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Clinical Practice Top 13 - Part II PDF Print E-mail
Written by Allan Besselink, PT, Dip.MDT   
Monday, 28 May 2007
Seven down, and six to go. No further waiting ... let's get on with number 8 ...

8. Principles And Practices - Stephen Covey, in his "Seven Habits Of Highly Effective People", discusses the concept of "principles" versus "practices". Principles are the "why" we do something, whereas practices are the "what" we do. Much of our time is spent thinking in terms of practices - or as many educators and clinicians will say, "having more tools for the toolbox". I think this is misguided at times. A screwdriver can't be used for everything, nor can a hammer. It is the decision making skill of when to use what tool that is ultimately key - and of course this comes down to learning how to think and process clinical information. 9. Posture - As I once read, "posture follows movement like a shadow". In other words, everything we do is based on posture. This is also intimately related to "patient education" in that patients need to understand the cause and effect relationship between posture (or changes in posture) and symptoms. Posture provides the basis for all movements and activities. Simply telling someone to "sit up straight" is almost pointless - it's back to that issue of "telling" someone to do something when they may not understand "why".

10. Prescription - Treatment interventions (especially movement-based) are just like medicine. If you are taking too little medicine, you won't attain the desired effect. If you are taking too much medicine, you will overdose. The same rules apply for exercise - too little, and you won't provide the necessary stimulus, and too much and you will be unable to adapt to the demands. Knowing the desired effect of the intervention (and the physiological mechanisms involved) will define the appropriate exercise prescription. An example would be strength training. If the goal is to increase muscle fiber recruitment, then we need load, not repetition. If we know that this is the goal, then the means to accomplish it should be pretty clear, especially at the cellular level. A close relative of this is ...

11. Parameters - Not only do you need to pick the right intervention, but you also need to understand the necessary parameters to attain the goal response or adaptation. Going back to the strength training example - in order to increase muscle fiber recruitment, we need load - enough to challenge the tissues. Do we need many repetitions to attain this? No. But we do need resistance. The goal always needs to be to have the necessary parameters to attain the required stimulus for adaptation, otherwise we're wasting our time (and the patient's). Four weeks of using that yellow theraband for ankle plantarflexion strengthening when the patient is already ambulatory probably isn't getting the job done.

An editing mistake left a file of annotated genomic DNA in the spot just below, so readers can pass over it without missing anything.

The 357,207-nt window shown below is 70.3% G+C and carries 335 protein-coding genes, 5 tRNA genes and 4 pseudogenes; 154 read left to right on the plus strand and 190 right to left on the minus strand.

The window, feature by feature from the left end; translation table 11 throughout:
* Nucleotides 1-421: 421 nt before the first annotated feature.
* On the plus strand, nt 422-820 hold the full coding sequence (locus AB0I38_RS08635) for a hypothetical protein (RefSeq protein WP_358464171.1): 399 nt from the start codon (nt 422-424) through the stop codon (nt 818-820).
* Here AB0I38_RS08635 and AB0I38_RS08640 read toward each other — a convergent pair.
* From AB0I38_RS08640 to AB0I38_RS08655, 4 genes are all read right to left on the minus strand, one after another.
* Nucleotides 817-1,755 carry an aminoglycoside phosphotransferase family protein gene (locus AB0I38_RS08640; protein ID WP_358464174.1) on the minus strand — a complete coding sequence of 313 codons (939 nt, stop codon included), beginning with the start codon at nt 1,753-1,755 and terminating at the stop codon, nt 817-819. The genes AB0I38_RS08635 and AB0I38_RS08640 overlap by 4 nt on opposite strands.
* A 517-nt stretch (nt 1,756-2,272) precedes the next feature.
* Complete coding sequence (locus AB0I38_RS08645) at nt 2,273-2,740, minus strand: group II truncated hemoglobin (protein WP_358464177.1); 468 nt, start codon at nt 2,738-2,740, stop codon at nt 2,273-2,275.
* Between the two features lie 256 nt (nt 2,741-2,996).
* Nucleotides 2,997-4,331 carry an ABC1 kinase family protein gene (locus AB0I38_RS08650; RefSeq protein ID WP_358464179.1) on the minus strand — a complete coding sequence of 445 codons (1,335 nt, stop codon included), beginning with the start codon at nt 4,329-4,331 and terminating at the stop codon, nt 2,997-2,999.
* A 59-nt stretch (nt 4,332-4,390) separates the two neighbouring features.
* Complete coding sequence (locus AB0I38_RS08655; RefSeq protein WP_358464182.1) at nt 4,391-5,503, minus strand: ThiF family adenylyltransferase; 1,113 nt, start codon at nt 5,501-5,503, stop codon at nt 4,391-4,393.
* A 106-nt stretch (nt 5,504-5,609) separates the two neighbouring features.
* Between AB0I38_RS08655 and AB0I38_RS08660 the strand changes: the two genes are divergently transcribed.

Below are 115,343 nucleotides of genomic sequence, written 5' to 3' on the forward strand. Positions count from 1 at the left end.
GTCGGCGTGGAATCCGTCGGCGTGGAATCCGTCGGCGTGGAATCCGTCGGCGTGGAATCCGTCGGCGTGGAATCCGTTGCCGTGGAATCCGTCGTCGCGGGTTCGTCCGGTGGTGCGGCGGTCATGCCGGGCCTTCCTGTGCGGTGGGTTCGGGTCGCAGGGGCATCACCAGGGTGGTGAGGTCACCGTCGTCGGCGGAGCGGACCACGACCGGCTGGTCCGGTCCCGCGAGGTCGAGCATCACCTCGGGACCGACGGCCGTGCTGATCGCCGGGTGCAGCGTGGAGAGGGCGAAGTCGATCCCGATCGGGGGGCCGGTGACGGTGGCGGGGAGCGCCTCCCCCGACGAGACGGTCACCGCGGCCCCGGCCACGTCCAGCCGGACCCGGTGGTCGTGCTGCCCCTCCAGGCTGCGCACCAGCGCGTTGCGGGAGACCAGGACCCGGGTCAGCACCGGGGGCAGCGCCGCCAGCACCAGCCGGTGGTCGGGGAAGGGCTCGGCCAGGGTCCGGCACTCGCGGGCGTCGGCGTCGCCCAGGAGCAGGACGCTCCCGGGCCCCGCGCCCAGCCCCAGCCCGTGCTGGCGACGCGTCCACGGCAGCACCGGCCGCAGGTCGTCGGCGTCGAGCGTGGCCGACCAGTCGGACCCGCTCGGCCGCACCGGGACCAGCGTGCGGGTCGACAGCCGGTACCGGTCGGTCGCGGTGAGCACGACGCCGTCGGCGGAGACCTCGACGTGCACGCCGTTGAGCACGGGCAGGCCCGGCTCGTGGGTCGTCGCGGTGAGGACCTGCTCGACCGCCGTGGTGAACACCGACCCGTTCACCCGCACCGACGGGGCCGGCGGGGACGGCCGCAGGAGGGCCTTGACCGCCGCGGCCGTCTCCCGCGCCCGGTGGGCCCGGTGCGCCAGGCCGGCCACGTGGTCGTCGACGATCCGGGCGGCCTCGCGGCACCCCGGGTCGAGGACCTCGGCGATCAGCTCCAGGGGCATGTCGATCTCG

12. Performance - Exercises must be performed correctly for the desired effect to be attained. Along with this is the critical relationship between optimal tissue development/remodeling and the mechanisms related to human performance. You can't have an optimal response with a sub-optimal stimulus or mechanism. Knowing "human performance" guides us very accurately in the direction of "optimal exercise intervention". If patients understand what they are doing, and how to accomplish it correctly, then they can effectively apply the appropriate loads/exercises and monitor the responses to them. Again, this speaks to our skills as educators and mentors instead of gurus and fixers.

13. Progression - Last but certainly not least, something that is oftentimes forgotten - progression. The body will readily adapt to the imposed demands. If it didn't, we'd have great difficulty surviving our day-to-day challenges. The human body is constantly facing different stimuli, and responding in the most appropriate fashion to that stimuli. It doesn't typically take months for change to occur. As the body responds and adapts to the imposed demands, we need to be persistent in progression - of loads, of exercises, of functional activities.

So there we have it - my Top 13. But it would not be complete without adding the one phrase that I am heard saying most frequently and that defines what we do in the grand scheme of things - "form follows function". Our anatomical and biomechanical form will follow the functional demands imposed on the system. If we load tissues, they respond. If you apply the proper stresses to any tissues of the human body, they respond.

But I guess that would make 14 ... if I was to spell it as "Pform Pfollows Pfunction" to meet the "P" criteria! So for now, let's call it 13 ... and one guiding principle added for good measure.

Last Updated ( Friday, 29 February 2008 )
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